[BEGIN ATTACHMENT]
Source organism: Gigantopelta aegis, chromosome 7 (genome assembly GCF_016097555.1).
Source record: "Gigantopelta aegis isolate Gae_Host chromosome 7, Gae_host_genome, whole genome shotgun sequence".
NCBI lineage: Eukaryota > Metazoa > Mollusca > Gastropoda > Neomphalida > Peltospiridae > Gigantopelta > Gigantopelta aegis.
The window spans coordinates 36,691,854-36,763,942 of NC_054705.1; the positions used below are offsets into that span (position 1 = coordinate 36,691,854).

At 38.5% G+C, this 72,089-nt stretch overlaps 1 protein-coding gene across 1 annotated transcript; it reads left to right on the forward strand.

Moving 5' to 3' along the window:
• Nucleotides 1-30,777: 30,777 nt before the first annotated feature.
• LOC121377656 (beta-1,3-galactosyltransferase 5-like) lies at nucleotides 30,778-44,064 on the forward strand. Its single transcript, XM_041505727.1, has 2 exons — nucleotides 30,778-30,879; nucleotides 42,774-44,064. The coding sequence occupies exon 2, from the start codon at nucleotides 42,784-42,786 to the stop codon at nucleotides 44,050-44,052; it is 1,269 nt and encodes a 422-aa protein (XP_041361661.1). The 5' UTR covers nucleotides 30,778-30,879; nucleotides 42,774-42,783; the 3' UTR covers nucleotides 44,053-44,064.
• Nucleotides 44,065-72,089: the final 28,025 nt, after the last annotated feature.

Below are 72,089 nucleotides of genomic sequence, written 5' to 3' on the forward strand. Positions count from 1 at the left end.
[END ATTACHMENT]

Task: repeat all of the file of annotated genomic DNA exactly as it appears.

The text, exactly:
Source organism: Gigantopelta aegis, chromosome 7 (genome assembly GCF_016097555.1).
Source record: "Gigantopelta aegis isolate Gae_Host chromosome 7, Gae_host_genome, whole genome shotgun sequence".
NCBI lineage: Eukaryota > Metazoa > Mollusca > Gastropoda > Neomphalida > Peltospiridae > Gigantopelta > Gigantopelta aegis.
The window spans coordinates 36,691,854-36,763,942 of NC_054705.1; the positions used below are offsets into that span (position 1 = coordinate 36,691,854).

At 38.5% G+C, this 72,089-nt stretch overlaps 1 protein-coding gene across 1 annotated transcript; it reads left to right on the forward strand.

Moving 5' to 3' along the window:
• Nucleotides 1-30,777: 30,777 nt before the first annotated feature.
• LOC121377656 (beta-1,3-galactosyltransferase 5-like) lies at nucleotides 30,778-44,064 on the forward strand. Its single transcript, XM_041505727.1, has 2 exons — nucleotides 30,778-30,879; nucleotides 42,774-44,064. The coding sequence occupies exon 2, from the start codon at nucleotides 42,784-42,786 to the stop codon at nucleotides 44,050-44,052; it is 1,269 nt and encodes a 422-aa protein (XP_041361661.1). The 5' UTR covers nucleotides 30,778-30,879; nucleotides 42,774-42,783; the 3' UTR covers nucleotides 44,053-44,064.
• Nucleotides 44,065-72,089: the final 28,025 nt, after the last annotated feature.

Below are 72,089 nucleotides of genomic sequence, written 5' to 3' on the forward strand. Positions count from 1 at the left end.